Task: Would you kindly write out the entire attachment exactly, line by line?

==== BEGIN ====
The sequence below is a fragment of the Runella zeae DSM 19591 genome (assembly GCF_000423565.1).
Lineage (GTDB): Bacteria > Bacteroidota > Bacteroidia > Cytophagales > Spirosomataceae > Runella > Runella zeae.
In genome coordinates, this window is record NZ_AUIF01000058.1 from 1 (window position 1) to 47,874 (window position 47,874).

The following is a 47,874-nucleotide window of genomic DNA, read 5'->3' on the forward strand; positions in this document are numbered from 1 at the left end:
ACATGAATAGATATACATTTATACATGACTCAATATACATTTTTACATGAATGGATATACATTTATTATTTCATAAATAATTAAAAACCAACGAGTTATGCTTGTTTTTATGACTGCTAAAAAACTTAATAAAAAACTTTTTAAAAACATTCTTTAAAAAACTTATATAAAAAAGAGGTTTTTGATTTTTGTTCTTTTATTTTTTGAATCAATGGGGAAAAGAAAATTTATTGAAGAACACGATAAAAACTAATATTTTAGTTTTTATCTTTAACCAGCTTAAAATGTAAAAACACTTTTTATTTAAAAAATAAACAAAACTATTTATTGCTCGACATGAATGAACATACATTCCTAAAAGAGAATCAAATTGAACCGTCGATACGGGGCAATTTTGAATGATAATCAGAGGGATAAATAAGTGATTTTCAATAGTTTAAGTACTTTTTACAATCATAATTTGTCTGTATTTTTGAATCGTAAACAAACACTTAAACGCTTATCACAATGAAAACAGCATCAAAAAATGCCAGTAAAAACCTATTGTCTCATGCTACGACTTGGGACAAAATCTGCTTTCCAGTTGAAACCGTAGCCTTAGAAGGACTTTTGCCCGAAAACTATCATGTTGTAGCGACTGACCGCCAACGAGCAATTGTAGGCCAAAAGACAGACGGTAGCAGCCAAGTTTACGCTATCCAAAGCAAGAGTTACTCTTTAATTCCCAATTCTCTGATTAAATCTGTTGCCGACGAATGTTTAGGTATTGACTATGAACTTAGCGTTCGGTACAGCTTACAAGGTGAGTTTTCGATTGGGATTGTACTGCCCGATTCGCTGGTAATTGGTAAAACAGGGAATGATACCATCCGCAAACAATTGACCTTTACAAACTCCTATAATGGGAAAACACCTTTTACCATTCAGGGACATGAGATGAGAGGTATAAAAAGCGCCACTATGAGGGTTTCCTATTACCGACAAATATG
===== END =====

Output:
The sequence below is a fragment of the Runella zeae DSM 19591 genome (assembly GCF_000423565.1).
Lineage (GTDB): Bacteria > Bacteroidota > Bacteroidia > Cytophagales > Spirosomataceae > Runella > Runella zeae.
In genome coordinates, this window is record NZ_AUIF01000058.1 from 1 (window position 1) to 47,874 (window position 47,874).

The following is a 47,874-nucleotide window of genomic DNA, read 5'->3' on the forward strand; positions in this document are numbered from 1 at the left end:
ACATGAATAGATATACATTTATACATGACTCAATATACATTTTTACATGAATGGATATACATTTATTATTTCATAAATAATTAAAAACCAACGAGTTATGCTTGTTTTTATGACTGCTAAAAAACTTAATAAAAAACTTTTTAAAAACATTCTTTAAAAAACTTATATAAAAAAGAGGTTTTTGATTTTTGTTCTTTTATTTTTTGAATCAATGGGGAAAAGAAAATTTATTGAAGAACACGATAAAAACTAATATTTTAGTTTTTATCTTTAACCAGCTTAAAATGTAAAAACACTTTTTATTTAAAAAATAAACAAAACTATTTATTGCTCGACATGAATGAACATACATTCCTAAAAGAGAATCAAATTGAACCGTCGATACGGGGCAATTTTGAATGATAATCAGAGGGATAAATAAGTGATTTTCAATAGTTTAAGTACTTTTTACAATCATAATTTGTCTGTATTTTTGAATCGTAAACAAACACTTAAACGCTTATCACAATGAAAACAGCATCAAAAAATGCCAGTAAAAACCTATTGTCTCATGCTACGACTTGGGACAAAATCTGCTTTCCAGTTGAAACCGTAGCCTTAGAAGGACTTTTGCCCGAAAACTATCATGTTGTAGCGACTGACCGCCAACGAGCAATTGTAGGCCAAAAGACAGACGGTAGCAGCCAAGTTTACGCTATCCAAAGCAAGAGTTACTCTTTAATTCCCAATTCTCTGATTAAATCTGTTGCCGACGAATGTTTAGGTATTGACTATGAACTTAGCGTTCGGTACAGCTTACAAGGTGAGTTTTCGATTGGGATTGTACTGCCCGATTCGCTGGTAATTGGTAAAACAGGGAATGATACCATCCGCAAACAATTGACCTTTACAAACTCCTATAATGGGAAAACACCTTTTACCATTCAGGGACATGAGATGAGAGGTATAAAAAGCGCCACTATGAGGGTTTCCTATTACCGACAAATATG